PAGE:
I was speaking to a friend a few weeks ago who admitted he was struggling with events that happened many years ago.
He told me, “my father was an alcoholic bully and would beat my mum and me black and blue when he got drunk. He died many years ago but I still have not been able to forget the things he did to us both. The bastard has gotten away with it and left us to pick up the pieces of his wickedness. I have tried all kinds of therapy and been prescribed anti-depressants, which help a little, but I don’t want to spend the rest of my life being reliant on these pills. I have watched my poor mother’s health deteriorate in recent times and I know that she has struggled terribly over the years because of what that bastard did, and yet she has never told a soul”, and until we spoke, neither had he.
There are very few humans on this planet who have not be subjected to various forms of bullying, whether it be from parents, siblings, friends or complete strangers, but in most cases the gravity of the attack is such that it doesn’t cause long term issues. It might make us more cautious or distant from the perpetrator but then that can’t be a bad thing. Indeed that is exactly how mother-nature designed it to be. But of course there will be those, like my friend, let’s call him, Mark, who was subjected to a torrent of bullying for such a prolonged period that it has become ingrained into his subconscious, and hereby lies the problem.
The subconscious role is to store information and trigger various protective reactions when it senses a threat.
In the case of Mark, when his father was attacking him, his body would have been filled with stress hormones, which the subconscious releases to provide either the energy to fight back or flee.
As it transpired, Mark was very young when his father started these attacks so he was neither strong enough to fight back or run, so he took the blows. All he remembers is feeling terrified for himself and his mother and he says he has never been able to lose the dreadful feeling that continues to gnaw away in the pit of his gut. And it is this feeling that has made his adult life miserable and why he continues to seek help.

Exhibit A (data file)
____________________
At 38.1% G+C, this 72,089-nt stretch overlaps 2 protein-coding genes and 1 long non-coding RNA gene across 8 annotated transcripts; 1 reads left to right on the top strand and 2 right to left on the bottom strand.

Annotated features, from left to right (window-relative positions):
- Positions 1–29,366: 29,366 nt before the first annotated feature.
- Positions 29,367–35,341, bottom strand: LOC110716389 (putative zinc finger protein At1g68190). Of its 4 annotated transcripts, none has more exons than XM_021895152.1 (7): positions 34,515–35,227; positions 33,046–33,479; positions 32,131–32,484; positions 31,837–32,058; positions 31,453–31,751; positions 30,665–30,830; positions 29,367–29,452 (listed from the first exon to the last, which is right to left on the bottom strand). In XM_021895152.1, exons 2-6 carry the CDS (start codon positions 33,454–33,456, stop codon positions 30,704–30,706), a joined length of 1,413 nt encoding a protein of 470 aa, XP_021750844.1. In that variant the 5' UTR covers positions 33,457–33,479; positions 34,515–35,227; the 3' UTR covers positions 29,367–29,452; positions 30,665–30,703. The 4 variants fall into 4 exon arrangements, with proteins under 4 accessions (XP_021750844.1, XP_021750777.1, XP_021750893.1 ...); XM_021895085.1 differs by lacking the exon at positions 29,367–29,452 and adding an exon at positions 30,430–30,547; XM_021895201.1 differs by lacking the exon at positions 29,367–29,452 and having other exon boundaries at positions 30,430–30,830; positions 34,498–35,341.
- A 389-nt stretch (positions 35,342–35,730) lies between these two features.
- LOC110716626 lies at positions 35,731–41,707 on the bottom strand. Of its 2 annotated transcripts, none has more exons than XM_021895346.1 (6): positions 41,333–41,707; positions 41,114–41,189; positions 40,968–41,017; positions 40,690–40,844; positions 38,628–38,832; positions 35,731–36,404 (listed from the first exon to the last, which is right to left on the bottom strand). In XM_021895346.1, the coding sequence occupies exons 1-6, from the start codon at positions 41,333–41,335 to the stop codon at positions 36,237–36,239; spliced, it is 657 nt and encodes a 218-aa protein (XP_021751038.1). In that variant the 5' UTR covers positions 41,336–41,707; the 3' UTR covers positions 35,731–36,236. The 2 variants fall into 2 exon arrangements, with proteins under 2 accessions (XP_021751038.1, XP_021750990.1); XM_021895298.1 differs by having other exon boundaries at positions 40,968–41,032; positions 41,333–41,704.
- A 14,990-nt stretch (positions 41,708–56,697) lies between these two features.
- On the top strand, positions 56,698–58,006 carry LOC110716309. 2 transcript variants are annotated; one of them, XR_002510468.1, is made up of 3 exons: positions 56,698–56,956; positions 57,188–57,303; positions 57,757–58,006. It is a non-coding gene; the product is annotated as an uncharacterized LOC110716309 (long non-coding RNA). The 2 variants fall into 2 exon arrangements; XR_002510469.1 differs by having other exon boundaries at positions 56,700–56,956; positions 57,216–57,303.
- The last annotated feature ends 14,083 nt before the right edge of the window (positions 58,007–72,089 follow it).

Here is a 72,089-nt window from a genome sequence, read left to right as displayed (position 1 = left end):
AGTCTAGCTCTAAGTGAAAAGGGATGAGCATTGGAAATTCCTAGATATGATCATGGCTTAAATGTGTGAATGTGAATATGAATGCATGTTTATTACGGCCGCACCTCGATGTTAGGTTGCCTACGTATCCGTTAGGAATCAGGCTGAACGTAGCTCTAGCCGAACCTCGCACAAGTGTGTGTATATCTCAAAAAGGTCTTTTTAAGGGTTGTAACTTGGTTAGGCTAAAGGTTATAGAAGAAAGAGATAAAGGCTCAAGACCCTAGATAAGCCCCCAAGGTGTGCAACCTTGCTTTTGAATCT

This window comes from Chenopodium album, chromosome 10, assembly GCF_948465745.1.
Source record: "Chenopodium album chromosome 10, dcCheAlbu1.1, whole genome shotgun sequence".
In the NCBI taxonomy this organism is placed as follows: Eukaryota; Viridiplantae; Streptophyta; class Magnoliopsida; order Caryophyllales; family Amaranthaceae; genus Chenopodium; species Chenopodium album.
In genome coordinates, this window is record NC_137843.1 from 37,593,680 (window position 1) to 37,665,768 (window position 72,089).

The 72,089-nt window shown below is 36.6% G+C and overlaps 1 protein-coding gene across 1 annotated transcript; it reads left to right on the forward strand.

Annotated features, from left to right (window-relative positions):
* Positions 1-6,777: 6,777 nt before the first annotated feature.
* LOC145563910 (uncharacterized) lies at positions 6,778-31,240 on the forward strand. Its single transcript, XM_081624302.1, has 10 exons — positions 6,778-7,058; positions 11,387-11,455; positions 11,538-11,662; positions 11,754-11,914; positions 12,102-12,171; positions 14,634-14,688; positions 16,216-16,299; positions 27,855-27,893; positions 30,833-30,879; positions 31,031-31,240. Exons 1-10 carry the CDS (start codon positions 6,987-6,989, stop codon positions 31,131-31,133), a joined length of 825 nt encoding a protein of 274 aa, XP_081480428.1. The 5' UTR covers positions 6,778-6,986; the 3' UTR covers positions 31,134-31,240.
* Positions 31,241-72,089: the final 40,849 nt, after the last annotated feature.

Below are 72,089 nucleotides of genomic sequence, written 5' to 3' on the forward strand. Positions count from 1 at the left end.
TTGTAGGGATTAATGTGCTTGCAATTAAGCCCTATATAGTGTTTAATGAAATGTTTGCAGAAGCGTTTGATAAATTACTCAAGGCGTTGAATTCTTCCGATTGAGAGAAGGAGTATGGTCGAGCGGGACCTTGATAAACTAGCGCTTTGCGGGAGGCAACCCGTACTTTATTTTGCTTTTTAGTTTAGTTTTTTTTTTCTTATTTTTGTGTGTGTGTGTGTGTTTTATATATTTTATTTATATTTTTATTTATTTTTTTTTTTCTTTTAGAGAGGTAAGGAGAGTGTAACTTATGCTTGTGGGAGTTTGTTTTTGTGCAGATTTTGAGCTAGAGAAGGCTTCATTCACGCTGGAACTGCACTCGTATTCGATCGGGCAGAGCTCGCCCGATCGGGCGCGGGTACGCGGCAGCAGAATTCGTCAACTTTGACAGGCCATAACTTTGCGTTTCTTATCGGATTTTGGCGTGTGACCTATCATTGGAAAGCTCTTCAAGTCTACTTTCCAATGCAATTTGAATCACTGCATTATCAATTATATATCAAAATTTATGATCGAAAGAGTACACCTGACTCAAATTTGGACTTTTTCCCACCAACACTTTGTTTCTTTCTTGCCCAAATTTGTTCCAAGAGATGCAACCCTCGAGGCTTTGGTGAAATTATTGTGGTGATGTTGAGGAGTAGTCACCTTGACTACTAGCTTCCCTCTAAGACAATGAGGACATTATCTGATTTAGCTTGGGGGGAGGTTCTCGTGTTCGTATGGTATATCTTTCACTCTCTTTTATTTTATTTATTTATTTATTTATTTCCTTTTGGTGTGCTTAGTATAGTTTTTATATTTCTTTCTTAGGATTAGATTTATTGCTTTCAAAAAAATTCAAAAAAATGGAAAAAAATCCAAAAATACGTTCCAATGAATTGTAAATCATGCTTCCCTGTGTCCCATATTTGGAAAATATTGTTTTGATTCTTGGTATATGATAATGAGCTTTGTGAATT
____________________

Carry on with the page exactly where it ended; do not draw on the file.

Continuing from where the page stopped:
There can’t be many of us that do not know the feeling that Mark talks about. It’s that feeling in the depth of our gut that ensues when someone aggressively blows their car horn when we make a slight error whilst driving; it’s that feeling when our first love runs off with another; it’s that feeling when some pissed idiot wants to punch our lights out; it’s that feeling when our phone rings late at night or when we are awaken by an unfamiliar sound; it’s that feeling when our boss sends an email on Friday night summoning us to his office first thing Monday morning; and it’s a feeling that for no apparent reasons decides to screw our day up when nothing apparent has triggered that reaction. “I used to have that feeling daily. I could leave my home early morning on a high and for no obvious reason arrive back later feeling totally shit”.
So what the hell is going on?